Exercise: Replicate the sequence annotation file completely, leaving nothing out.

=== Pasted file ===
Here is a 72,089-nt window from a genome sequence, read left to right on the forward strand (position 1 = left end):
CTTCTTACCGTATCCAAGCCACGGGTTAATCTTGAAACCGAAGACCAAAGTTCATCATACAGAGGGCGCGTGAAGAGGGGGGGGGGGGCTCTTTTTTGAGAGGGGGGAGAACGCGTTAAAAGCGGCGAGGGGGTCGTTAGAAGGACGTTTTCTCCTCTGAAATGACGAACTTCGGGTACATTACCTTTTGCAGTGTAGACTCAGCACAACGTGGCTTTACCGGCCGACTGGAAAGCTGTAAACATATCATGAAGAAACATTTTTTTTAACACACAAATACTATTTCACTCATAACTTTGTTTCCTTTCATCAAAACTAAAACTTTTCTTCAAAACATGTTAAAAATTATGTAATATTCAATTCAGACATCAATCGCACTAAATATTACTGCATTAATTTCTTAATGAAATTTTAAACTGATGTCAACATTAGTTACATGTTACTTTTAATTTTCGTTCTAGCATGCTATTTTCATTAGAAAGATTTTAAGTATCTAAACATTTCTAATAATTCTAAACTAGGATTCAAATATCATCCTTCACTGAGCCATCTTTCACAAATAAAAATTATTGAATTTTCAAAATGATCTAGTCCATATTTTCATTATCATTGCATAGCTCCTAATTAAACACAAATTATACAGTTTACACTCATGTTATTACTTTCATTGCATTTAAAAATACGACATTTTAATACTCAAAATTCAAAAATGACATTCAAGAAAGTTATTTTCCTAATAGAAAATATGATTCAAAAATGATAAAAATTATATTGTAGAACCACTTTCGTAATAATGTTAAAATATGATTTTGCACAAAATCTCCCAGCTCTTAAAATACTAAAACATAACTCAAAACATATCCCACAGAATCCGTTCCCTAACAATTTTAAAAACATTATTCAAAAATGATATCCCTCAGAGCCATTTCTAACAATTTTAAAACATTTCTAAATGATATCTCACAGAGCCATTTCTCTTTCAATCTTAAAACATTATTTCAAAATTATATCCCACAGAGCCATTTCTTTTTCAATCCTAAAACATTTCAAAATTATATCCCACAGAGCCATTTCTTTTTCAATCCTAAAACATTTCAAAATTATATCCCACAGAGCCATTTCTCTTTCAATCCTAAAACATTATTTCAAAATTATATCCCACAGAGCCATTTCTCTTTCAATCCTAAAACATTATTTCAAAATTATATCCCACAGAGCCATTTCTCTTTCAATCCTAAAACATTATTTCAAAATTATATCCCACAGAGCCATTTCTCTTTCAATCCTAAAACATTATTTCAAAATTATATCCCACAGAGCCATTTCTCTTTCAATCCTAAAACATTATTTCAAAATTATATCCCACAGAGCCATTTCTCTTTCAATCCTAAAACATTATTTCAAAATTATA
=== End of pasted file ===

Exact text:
Here is a 72,089-nt window from a genome sequence, read left to right on the forward strand (position 1 = left end):
CTTCTTACCGTATCCAAGCCACGGGTTAATCTTGAAACCGAAGACCAAAGTTCATCATACAGAGGGCGCGTGAAGAGGGGGGGGGGGGCTCTTTTTTGAGAGGGGGGAGAACGCGTTAAAAGCGGCGAGGGGGTCGTTAGAAGGACGTTTTCTCCTCTGAAATGACGAACTTCGGGTACATTACCTTTTGCAGTGTAGACTCAGCACAACGTGGCTTTACCGGCCGACTGGAAAGCTGTAAACATATCATGAAGAAACATTTTTTTTAACACACAAATACTATTTCACTCATAACTTTGTTTCCTTTCATCAAAACTAAAACTTTTCTTCAAAACATGTTAAAAATTATGTAATATTCAATTCAGACATCAATCGCACTAAATATTACTGCATTAATTTCTTAATGAAATTTTAAACTGATGTCAACATTAGTTACATGTTACTTTTAATTTTCGTTCTAGCATGCTATTTTCATTAGAAAGATTTTAAGTATCTAAACATTTCTAATAATTCTAAACTAGGATTCAAATATCATCCTTCACTGAGCCATCTTTCACAAATAAAAATTATTGAATTTTCAAAATGATCTAGTCCATATTTTCATTATCATTGCATAGCTCCTAATTAAACACAAATTATACAGTTTACACTCATGTTATTACTTTCATTGCATTTAAAAATACGACATTTTAATACTCAAAATTCAAAAATGACATTCAAGAAAGTTATTTTCCTAATAGAAAATATGATTCAAAAATGATAAAAATTATATTGTAGAACCACTTTCGTAATAATGTTAAAATATGATTTTGCACAAAATCTCCCAGCTCTTAAAATACTAAAACATAACTCAAAACATATCCCACAGAATCCGTTCCCTAACAATTTTAAAAACATTATTCAAAAATGATATCCCTCAGAGCCATTTCTAACAATTTTAAAACATTTCTAAATGATATCTCACAGAGCCATTTCTCTTTCAATCTTAAAACATTATTTCAAAATTATATCCCACAGAGCCATTTCTTTTTCAATCCTAAAACATTTCAAAATTATATCCCACAGAGCCATTTCTTTTTCAATCCTAAAACATTTCAAAATTATATCCCACAGAGCCATTTCTCTTTCAATCCTAAAACATTATTTCAAAATTATATCCCACAGAGCCATTTCTCTTTCAATCCTAAAACATTATTTCAAAATTATATCCCACAGAGCCATTTCTCTTTCAATCCTAAAACATTATTTCAAAATTATATCCCACAGAGCCATTTCTCTTTCAATCCTAAAACATTATTTCAAAATTATATCCCACAGAGCCATTTCTCTTTCAATCCTAAAACATTATTTCAAAATTATATCCCACAGAGCCATTTCTCTTTCAATCCTAAAACATTATTTCAAAATTATA